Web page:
Regardless of when you prune your trees, make sure to destroy (burn, bury, etc.) or remove the infected plant material from your landscape.
Avoid overfertilizing trees and excessively pruning apple and pear trees during the growing season. These can lead to flushes of new growth, which is highly susceptible to fire blight.
Because the pathogen that causes fire blight is a bacteria, fungicides won't work to control it. However, there are some pesticides that can also be used to help manage fire blight. As with all pesticides, make sure to follow all label directions.
Copper compounds can be sprayed during the dormant season and at green tip. This can help reduce the amount of bacteria that builds up on the surface of the trees.
Streptomycin (an antibiotic) can be used during bloom to protect flowers. Streptomycin will kill the fire blight bacteria, preventing it from infecting the flowers. If Stryptomyacin is not used properly, there is a risk that the fire blight bacteria can develop resistance to it.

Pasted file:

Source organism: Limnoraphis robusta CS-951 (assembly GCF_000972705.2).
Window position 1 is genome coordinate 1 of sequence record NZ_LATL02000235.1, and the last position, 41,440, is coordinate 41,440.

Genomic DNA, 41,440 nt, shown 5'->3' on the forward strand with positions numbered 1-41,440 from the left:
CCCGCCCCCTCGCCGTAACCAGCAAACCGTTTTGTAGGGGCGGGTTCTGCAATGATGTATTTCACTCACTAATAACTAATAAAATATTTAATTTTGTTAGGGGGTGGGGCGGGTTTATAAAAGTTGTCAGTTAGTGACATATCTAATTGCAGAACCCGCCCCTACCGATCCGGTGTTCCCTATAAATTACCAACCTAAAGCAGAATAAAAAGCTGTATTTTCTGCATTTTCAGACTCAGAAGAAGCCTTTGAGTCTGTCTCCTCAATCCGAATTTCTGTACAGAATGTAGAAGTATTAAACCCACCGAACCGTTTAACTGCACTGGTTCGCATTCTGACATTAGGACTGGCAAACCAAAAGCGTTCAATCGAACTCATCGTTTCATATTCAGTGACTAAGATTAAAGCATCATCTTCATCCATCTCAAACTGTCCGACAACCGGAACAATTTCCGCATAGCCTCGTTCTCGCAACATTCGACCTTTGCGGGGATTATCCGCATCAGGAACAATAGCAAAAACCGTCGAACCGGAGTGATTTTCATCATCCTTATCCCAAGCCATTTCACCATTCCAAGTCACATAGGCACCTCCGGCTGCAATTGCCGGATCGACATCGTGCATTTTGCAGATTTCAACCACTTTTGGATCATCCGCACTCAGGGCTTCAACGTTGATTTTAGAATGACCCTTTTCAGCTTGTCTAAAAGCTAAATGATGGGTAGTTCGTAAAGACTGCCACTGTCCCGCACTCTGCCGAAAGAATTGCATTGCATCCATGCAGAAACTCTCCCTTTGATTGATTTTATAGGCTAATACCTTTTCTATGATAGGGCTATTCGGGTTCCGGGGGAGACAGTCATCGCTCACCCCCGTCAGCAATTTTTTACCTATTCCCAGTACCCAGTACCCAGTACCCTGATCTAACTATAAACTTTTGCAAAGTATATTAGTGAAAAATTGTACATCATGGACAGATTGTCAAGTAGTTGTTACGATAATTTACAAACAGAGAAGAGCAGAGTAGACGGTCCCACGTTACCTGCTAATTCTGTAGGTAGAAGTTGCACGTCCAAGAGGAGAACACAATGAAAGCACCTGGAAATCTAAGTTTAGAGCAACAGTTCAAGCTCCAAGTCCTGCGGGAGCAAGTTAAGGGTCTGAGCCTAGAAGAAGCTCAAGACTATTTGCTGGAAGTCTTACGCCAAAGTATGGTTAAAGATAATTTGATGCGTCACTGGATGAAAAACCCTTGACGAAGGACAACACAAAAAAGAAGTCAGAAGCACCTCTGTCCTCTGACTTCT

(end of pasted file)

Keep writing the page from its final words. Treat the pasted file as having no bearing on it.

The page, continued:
If you use an antibiotic spray, take steps to reduce the chances of resistance developing:
- Only use the rate recommended on the label
- Do not apply more than three or four times in a season (when plants are blooming)
- Do not use after fire blight symptoms have developed. They can't cure the disease, only prevent it
Good Growing Tip of the Week: Under ideal conditions, the bacteria that causes fire blight can rapidly increase. According to the University of Kentucky, at 70°F, the bacteria can double every 20 minutes, meaning one cell can become one billion cells overnight.
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MEET THE AUTHOR
Ken Johnson is a Horticulture Educator with University of Illinois Extension, serving Calhoun, Cass, Greene, Morgan, and Scott counties since 2013. Ken provides horticulture programming with an emphasis on fruit and vegetable production, pest management, and beneficial insects. Through his programming, he aims to increase backyard food production and foster a greater appreciation of insects.